The Impact of Later on in Life Divorce on Finances & Family
Florida is one of many states considered home of the gray divorce or divorce for individuals over the age of 50. The divorce rate for individuals in this age bracket has doubled over the past two decades and continues to rise.
One reason for this increase might be that the state has a high number of people divorcing later in life after reaching retirement. As Florida is a retirement destination for many individuals, it is possible for one to reach the age of retirement, start to reflect more on their love life, and if things are not lining up, consider filing for divorce.
An older couple who decides to get divorced later in life typically has different concerns than a younger couple. Some important considerations in a gray divorce include the following:
After the dissolution of a long-term marriage, a spouse can apply for durational supposal support, which could last upwards of 10 years or longer. If the marriage lasted at least 17 years, the spouse could apply for permanent spousal support under certain circumstances. A spouse may also be awarded permanent spousal support if the marriage lasted at least 7 years but less than 17 and there is clear and convincing evidence that this would be appropriate.
If you are looking to retire and considering a divorce, it would benefit you to consider what financial obligations you would have in the form of spousal support once that divorce finalizes.
- Retirement Funds
For individuals pursuing a gray divorce, their retirement funds may just be their most valuable asset. The division of retirement funds is a hot topic in the state of Florida and one that should be discussed extensively with an experienced attorney before getting a divorce. You may have to split your retirement savings with your spouse even if the account already existed at the time of the marriage.
- Life Insurance
Life insurance is also an important topic in a gray divorce. A spouse receiving spousal support may want to pursue life insurance to cover future payments in the event of their spouse’s death. Life insurance can be expensive, especially later in life.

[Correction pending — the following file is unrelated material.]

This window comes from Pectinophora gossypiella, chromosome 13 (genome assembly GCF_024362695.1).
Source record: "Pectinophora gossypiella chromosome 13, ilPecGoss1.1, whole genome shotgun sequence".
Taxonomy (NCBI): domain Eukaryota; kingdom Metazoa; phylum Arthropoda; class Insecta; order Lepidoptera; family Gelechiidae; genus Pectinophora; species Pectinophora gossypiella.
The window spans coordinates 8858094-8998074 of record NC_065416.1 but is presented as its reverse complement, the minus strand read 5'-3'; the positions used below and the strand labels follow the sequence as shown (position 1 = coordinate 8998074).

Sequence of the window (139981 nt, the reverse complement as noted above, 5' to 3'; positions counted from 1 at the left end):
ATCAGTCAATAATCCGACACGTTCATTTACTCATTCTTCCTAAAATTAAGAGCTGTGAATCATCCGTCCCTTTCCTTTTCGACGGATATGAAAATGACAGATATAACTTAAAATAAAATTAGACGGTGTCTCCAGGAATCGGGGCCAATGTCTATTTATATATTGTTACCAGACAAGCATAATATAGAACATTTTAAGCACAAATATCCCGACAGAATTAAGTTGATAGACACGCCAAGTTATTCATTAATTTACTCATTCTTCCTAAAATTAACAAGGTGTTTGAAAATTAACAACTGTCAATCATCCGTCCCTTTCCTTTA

As Florida is an equitable distribution state, all property acquired during the marriage will be divided in a fair way. If you have been married for a long time, it may be difficult to ascertain what is marital property and separate property. In some cases, property purchased before marriage that increased in value over the years might be considered marital property.
How Gray Divorce Impacts Family Members
Divorces that happen after the age of 50 may have a bigger impact on the adult children in the family. This is typically due to the close ties among in-laws and grandchildren who have gotten accustomed to a certain family arrangement.
Additionally, for families that rely on a couple for emotional and financial support over the course of many years, a divorce may seem daunting to them at first. For older adults taking care of their parents in nursing homes, a divorce could mean potentially losing the time and support of one of the individuals in the dynamic.
Consult with a Divorce Attorney for Assistance with Your Gray Divorce
With gray divorces on the rise in Florida, it is important to understand the distinct issues that accompany them. If you are considering a gray divorce, it is advisable to consult with an experienced attorney beforehand who can discuss your interests, the challenges you might face, and other concerns.
Contact us online or call us at (352) 310-8169 to arrange an initial consultation with a skilled member of our family law team.